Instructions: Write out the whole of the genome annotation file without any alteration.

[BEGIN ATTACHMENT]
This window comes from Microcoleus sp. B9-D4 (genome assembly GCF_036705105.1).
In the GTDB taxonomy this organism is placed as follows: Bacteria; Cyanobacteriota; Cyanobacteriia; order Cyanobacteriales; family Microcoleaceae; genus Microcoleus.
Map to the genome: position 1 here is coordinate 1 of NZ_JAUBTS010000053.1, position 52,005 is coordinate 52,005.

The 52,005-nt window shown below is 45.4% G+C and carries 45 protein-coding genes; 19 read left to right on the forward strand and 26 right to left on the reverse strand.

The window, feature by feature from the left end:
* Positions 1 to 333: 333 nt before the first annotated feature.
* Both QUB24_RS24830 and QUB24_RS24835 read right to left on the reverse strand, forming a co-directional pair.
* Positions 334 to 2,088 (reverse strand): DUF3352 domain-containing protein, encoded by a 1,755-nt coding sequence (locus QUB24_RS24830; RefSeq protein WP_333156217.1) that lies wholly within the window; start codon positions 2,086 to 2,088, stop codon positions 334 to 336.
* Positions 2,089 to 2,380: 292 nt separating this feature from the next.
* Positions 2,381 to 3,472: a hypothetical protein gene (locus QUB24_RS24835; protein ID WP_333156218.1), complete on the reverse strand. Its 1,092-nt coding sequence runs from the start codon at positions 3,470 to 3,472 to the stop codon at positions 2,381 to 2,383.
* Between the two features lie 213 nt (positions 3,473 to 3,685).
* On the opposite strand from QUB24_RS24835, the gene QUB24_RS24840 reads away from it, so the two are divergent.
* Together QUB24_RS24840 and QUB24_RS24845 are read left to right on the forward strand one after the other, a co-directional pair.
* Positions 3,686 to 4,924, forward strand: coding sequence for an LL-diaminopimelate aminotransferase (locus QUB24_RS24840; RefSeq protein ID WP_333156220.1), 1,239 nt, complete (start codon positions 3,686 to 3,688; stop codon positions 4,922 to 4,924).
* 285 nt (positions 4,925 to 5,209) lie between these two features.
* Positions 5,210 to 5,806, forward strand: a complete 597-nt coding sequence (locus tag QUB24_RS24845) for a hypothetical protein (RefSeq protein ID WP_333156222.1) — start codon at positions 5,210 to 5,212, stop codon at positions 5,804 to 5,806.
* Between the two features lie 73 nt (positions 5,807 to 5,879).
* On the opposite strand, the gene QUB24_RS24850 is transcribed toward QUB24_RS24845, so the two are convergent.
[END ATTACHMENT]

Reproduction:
This window comes from Microcoleus sp. B9-D4 (genome assembly GCF_036705105.1).
In the GTDB taxonomy this organism is placed as follows: Bacteria; Cyanobacteriota; Cyanobacteriia; order Cyanobacteriales; family Microcoleaceae; genus Microcoleus.
Map to the genome: position 1 here is coordinate 1 of NZ_JAUBTS010000053.1, position 52,005 is coordinate 52,005.

The 52,005-nt window shown below is 45.4% G+C and carries 45 protein-coding genes; 19 read left to right on the forward strand and 26 right to left on the reverse strand.

The window, feature by feature from the left end:
* Positions 1 to 333: 333 nt before the first annotated feature.
* Both QUB24_RS24830 and QUB24_RS24835 read right to left on the reverse strand, forming a co-directional pair.
* Positions 334 to 2,088 (reverse strand): DUF3352 domain-containing protein, encoded by a 1,755-nt coding sequence (locus QUB24_RS24830; RefSeq protein WP_333156217.1) that lies wholly within the window; start codon positions 2,086 to 2,088, stop codon positions 334 to 336.
* Positions 2,089 to 2,380: 292 nt separating this feature from the next.
* Positions 2,381 to 3,472: a hypothetical protein gene (locus QUB24_RS24835; protein ID WP_333156218.1), complete on the reverse strand. Its 1,092-nt coding sequence runs from the start codon at positions 3,470 to 3,472 to the stop codon at positions 2,381 to 2,383.
* Between the two features lie 213 nt (positions 3,473 to 3,685).
* On the opposite strand from QUB24_RS24835, the gene QUB24_RS24840 reads away from it, so the two are divergent.
* Together QUB24_RS24840 and QUB24_RS24845 are read left to right on the forward strand one after the other, a co-directional pair.
* Positions 3,686 to 4,924, forward strand: coding sequence for an LL-diaminopimelate aminotransferase (locus QUB24_RS24840; RefSeq protein ID WP_333156220.1), 1,239 nt, complete (start codon positions 3,686 to 3,688; stop codon positions 4,922 to 4,924).
* 285 nt (positions 4,925 to 5,209) lie between these two features.
* Positions 5,210 to 5,806, forward strand: a complete 597-nt coding sequence (locus tag QUB24_RS24845) for a hypothetical protein (RefSeq protein ID WP_333156222.1) — start codon at positions 5,210 to 5,212, stop codon at positions 5,804 to 5,806.
* Between the two features lie 73 nt (positions 5,807 to 5,879).
* On the opposite strand, the gene QUB24_RS24850 is transcribed toward QUB24_RS24845, so the two are convergent.